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Most of the charges related to inappropriate sexual conduct at two Christmas functions in 2015 when the lawyer was based in Wellington.
The tribunal found that the conduct in all the charges relating to six separate incidents met the test of being regarded as "disgraceful or dishonourable".
The decision was released today and NZ Law Society president Tiani Epati said: "I want to acknowledge the courage of the victims and witnesses who came forward and bravely gave evidence for the National Standards Committee.
Epati said it was an "important case for the legal profession".
"The decision by the Tribunal sets a clear benchmark for the standards expected of lawyers, not only within an office environment but when attending work functions and events."
Gardner-Hopkins no longer works for Russell McVeagh.
Five of the charges related to his behaviour at the law firm's Christmas party.
"At that party, five incidents of drunken behaviour occurred with junior staff members involving tactile dancing and other physical contact."
The sixth charge related to his behaviour at another firm function held at his home.
During the tribunal hearing multiple former summer clerks testified that Gardner-Hopkins had touched them inappropriately, with one woman describing that she felt like a "piece of meat".
Another woman said she felt "extremely" distressed and "cried all weekend" after he had touched her without consent and allegedly touched her friend's breast in front of her.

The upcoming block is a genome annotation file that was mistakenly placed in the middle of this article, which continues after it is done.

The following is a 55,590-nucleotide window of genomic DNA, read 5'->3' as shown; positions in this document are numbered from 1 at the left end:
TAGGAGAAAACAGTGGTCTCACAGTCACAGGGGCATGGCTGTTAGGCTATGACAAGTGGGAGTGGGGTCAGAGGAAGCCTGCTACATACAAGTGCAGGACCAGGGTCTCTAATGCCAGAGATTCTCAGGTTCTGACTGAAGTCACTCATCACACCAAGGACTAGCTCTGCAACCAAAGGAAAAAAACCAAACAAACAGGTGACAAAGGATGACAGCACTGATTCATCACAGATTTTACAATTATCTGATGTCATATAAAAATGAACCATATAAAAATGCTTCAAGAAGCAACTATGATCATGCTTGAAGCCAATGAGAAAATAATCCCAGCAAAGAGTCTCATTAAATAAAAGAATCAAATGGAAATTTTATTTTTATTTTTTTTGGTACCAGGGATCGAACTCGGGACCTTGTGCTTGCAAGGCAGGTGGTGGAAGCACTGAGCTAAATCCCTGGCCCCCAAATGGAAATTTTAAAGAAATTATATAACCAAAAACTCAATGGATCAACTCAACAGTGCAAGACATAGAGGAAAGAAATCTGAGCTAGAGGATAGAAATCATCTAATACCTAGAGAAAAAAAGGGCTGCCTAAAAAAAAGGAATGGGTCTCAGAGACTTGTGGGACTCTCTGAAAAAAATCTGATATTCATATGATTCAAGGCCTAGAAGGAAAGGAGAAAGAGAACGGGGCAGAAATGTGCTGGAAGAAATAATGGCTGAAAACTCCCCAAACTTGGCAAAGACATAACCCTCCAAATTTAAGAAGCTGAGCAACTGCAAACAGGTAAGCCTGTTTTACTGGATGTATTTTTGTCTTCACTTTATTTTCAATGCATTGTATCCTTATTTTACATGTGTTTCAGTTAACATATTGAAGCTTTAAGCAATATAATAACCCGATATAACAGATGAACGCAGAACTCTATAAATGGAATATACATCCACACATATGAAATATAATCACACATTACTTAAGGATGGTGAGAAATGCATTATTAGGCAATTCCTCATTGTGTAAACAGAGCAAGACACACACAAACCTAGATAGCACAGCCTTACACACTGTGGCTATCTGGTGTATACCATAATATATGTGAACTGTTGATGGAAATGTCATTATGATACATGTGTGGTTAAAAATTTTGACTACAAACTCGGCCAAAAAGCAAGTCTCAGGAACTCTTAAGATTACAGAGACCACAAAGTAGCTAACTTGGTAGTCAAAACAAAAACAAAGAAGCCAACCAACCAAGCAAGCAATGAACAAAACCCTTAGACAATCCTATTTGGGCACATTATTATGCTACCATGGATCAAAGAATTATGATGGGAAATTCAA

When she discovered other women claimed they too had experienced misconduct she said it was "terrifying" because it made it feel like "it's inescapable".
One victim claimed it felt like he touched her breast "forever".
The tribunal said in its decision that the profession expected that "those who work with lawyers are respected and safe".
"A basic behaviour expected of lawyers towards those they work with is that they are respectful and do not abuse their position of power. There is no place for objectification of women or indeed any person, by those in the profession of law."
The tribunal said senior lawyers needed to model appropriate behaviour: "In this case that Mr Gardner-Hopkins should have been aware of the apparent power imbalance between a partner and junior staff members at a social function."
The penalty for his misconduct has yet to be determined.